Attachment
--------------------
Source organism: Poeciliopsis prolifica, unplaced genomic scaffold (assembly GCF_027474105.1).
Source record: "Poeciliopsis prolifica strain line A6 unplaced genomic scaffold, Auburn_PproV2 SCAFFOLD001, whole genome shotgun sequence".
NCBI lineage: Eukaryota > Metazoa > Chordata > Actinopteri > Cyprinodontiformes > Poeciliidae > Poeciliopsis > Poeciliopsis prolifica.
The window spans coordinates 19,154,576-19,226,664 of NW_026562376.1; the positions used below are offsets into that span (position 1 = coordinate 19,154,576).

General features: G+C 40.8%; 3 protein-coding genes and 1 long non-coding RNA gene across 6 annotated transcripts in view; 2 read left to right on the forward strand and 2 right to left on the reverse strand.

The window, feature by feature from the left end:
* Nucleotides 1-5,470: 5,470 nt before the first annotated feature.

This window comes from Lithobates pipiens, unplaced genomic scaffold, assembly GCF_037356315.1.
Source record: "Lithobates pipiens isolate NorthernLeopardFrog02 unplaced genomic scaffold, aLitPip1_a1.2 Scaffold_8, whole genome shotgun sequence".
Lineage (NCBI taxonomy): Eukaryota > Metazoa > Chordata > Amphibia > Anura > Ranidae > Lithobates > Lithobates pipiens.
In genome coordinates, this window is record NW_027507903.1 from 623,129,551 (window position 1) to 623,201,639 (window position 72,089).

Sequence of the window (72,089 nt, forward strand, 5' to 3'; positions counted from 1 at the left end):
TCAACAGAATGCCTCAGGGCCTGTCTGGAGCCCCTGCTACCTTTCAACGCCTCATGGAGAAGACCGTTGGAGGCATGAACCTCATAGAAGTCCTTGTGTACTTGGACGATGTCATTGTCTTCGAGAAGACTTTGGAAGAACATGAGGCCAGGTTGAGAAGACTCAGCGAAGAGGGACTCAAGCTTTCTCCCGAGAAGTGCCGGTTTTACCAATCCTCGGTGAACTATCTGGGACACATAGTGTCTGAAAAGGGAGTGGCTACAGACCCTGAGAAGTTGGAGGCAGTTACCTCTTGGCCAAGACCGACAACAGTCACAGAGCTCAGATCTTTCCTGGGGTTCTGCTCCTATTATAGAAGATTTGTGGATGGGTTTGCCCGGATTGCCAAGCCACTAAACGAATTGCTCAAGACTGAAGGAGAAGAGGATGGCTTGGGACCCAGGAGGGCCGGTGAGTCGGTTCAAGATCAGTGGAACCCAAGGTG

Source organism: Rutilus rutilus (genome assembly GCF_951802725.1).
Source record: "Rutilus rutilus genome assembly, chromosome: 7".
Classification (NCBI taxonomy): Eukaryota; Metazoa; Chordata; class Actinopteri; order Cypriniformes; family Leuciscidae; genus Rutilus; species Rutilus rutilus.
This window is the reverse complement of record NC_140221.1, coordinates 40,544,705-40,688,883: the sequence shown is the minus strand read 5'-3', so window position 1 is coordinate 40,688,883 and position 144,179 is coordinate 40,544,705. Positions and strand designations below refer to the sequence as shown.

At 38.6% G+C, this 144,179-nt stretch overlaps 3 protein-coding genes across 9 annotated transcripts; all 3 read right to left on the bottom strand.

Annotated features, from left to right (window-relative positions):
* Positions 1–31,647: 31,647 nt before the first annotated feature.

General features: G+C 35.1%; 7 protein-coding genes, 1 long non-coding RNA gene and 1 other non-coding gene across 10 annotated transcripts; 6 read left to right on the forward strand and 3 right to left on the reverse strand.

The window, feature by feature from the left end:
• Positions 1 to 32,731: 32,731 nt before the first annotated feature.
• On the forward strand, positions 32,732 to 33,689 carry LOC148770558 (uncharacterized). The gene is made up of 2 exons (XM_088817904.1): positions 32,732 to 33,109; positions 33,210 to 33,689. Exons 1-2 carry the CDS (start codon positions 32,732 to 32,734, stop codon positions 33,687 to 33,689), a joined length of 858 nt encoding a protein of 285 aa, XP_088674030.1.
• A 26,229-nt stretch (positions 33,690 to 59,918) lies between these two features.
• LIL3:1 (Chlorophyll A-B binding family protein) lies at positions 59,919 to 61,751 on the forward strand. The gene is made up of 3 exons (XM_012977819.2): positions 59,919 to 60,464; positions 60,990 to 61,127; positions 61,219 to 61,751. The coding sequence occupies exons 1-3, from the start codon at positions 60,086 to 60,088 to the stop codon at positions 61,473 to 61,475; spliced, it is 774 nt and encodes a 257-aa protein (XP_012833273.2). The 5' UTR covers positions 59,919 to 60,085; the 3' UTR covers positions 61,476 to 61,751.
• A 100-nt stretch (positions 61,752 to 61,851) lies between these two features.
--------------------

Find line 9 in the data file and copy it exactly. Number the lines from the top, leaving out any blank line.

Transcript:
Source record: "Lithobates pipiens isolate NorthernLeopardFrog02 unplaced genomic scaffold, aLitPip1_a1.2 Scaffold_8, whole genome shotgun sequence".